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Q. Why did I have a four-second arrhythmia when I stood up?

Answered by
Dr. Muhammad Zohaib Siddiq
and medically reviewed by iCliniq medical review team.
This is a premium question & answer published on Mar 12, 2021 and last reviewed on: Apr 15, 2021

Hello doctor,

I am a 17-year-old male. About a month ago, I passed out after watching a movie first responders came and said I was fine until they asked me to stand up, and that is when a four-second arrhythmia occurred. I was rushed to the emergency room and was told I needed a pacemaker, and there was no reason for me to pass out as my blood work was fine. The following day I had an appointment with a doctor, and he said it was just a vasovagal syncope. However, after reviewing my blood work personally I noticed my fibrinogen and platelet count were low, and I had slight hemolysis and mild positive D-dimer. Could this be from COVID because these levels are all COVID-like but I do not feel incapacitated at all? I have been a little out of balance lately, but could COVID be the reason? At first, I thought it was dysautonomia due to all the symptoms, but I do not believe that is the case anymore.

#

Hi,

Welcome to icliniq.com.

Thanks for the query.

The transient loss of consciousness with loss of postural tone but with spontaneous and complete recovery is called syncope. The most common in the general population is vasovagal syncope. Please answer some questions so that I may rule out the causes of syncope.

This occurred while you were in a standing position for a long time, or you just stood up from a sitting position?

What did you feel a minute to seconds before passing out?

Was there a tongue bite, urine voiding during the episode?

The regaining of consciousness was immediate and spontaneous or otherwise?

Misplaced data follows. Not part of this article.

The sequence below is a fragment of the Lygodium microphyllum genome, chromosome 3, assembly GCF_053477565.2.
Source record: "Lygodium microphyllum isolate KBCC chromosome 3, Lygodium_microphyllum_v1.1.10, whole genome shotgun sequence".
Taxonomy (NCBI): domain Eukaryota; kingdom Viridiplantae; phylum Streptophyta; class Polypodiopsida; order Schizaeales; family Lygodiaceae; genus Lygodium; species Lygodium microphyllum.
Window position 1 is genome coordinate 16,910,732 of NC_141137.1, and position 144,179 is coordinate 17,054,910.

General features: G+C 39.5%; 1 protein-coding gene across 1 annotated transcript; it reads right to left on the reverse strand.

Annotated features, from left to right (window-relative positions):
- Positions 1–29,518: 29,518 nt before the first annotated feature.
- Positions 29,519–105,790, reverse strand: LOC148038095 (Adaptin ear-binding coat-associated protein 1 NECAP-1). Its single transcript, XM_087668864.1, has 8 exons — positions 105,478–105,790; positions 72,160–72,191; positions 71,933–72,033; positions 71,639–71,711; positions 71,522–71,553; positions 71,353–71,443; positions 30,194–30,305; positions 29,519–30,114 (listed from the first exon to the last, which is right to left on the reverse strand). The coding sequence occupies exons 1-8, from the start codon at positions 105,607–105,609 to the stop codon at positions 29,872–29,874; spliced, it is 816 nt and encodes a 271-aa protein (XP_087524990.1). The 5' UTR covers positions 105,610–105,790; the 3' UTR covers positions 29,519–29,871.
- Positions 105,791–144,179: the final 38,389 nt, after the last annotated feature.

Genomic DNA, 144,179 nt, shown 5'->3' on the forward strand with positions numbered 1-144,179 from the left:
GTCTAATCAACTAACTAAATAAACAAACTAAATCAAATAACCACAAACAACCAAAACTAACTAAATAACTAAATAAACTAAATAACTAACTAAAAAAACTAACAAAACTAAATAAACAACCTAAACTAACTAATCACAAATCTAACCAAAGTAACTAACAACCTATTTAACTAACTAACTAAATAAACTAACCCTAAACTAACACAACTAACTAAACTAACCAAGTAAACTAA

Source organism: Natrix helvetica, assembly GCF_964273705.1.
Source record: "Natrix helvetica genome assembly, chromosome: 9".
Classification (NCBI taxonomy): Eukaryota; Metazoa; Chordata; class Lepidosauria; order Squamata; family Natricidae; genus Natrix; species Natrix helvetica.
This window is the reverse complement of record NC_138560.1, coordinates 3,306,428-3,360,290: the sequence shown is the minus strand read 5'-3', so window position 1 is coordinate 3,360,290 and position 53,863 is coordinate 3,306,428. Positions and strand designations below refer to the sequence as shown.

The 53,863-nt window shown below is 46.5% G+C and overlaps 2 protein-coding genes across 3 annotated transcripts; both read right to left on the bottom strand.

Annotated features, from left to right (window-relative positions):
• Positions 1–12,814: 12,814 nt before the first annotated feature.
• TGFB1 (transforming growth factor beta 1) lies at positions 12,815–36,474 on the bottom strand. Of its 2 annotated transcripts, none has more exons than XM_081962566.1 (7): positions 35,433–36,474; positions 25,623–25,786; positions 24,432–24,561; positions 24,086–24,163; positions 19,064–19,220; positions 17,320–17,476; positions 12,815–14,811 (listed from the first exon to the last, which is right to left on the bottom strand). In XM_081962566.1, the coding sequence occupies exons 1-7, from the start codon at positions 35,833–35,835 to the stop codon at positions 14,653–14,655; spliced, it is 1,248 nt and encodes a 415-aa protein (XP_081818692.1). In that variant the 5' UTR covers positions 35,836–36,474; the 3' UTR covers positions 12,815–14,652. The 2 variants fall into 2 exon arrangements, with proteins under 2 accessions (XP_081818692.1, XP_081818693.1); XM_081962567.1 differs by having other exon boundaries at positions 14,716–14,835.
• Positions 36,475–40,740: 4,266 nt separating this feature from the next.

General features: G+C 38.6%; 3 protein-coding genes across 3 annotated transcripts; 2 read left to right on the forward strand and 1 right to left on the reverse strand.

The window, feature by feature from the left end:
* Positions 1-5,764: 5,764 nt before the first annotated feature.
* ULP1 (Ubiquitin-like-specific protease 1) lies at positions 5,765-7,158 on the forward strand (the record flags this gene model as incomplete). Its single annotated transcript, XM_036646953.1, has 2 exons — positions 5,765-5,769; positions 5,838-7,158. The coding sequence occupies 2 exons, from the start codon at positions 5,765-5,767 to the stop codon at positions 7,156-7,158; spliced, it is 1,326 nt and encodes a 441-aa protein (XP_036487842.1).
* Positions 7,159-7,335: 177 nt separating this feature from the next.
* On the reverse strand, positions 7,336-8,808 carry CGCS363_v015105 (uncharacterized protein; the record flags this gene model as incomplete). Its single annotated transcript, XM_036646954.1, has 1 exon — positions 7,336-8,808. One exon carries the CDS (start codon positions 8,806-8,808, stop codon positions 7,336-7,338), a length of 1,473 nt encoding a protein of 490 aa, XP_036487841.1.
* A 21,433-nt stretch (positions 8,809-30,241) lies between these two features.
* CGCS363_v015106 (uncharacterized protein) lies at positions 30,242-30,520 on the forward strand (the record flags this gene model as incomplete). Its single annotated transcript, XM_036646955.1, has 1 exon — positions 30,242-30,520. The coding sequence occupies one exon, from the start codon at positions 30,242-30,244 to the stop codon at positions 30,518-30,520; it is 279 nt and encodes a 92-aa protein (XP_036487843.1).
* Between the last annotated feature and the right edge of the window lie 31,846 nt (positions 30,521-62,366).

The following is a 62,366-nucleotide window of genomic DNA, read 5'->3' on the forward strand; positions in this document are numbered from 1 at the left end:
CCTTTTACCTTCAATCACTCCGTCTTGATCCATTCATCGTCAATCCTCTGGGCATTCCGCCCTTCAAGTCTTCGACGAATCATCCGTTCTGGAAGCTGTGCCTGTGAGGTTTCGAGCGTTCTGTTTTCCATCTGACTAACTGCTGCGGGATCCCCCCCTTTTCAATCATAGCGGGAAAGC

Were you totally aware of the surroundings and peoples around you or not after regaining consciousness?

Any such event in the past?

Do you suffer from any known cardiac issues?

Are you taking any medicine for hypertension?

Are you suffering from dehydration?

Any addiction to illicit or street drugs?

Anyone with first-degree relatives has such episodes or suffer from the known cardiac disease?

Any sudden death in the family, especially first-degree relatives?

Platelets, fibrinogen, d-dimers have no direct link with passing out.

Please have some tests done:

ECG (electrocardiogram).

TSH (thyroid-stimulating hormone).

Electrolytes.

Hi doctor,

I got tested for COVID, and it turns out I have COVID and influenza at the same time, and that has been causing all of my symptoms. They recommended Aspirin because of the high risk of clots. Can I take it although I am under 18?

#

Hi,

Welcome back to icliniq.com.

Thanks for the query

There is data that Aspirin has a protective role. In a study, it was shown that those admitted in the ICU for COVID-19 and who are on treatment of COVID-19, Aspirin, were associated with the decreased need for mechanical ventilation compared to those who were not receiving Aspirin. This is just a small retrospective trial, and further data is needed. This shows protection only in case the patient is admitted to ICU. Regarding those patients who are on home treatment, there is still no evidence available regarding the role of Aspirin. As you said, you have a low platelet count, but you did not mention absolute numbers, be cautious in taking Aspirin as Aspirin inhibits platelets and may cause more tendency to bleed.

Regards.

Hello doctor,

Thank you for the reply.

My MPV (mean platelet volume) is 7.80 on my latest test but at first it was 9.3.

My RDW (red cell distribution width) is 11.

My WBC is 9.600.

My platelets are 199.

Basophil absolute 0.06.

NRBC absolute.

#

Hi,

Welcome back to icliniq.com.

Thanks for the follow-up.

MPV 7.5 to 12 fL is the normal range. You are within the range.

Your platelet count is also within the range.

If you are taking low-dose Aspirin, continue it.

Hello doctor,

And D-dimer is 0.75 PTT. Is it high?

#

Hi,

Welcome back to icliniq.com.

D-dimer 0.75 is slightly increased and it is increased in COVID-19.


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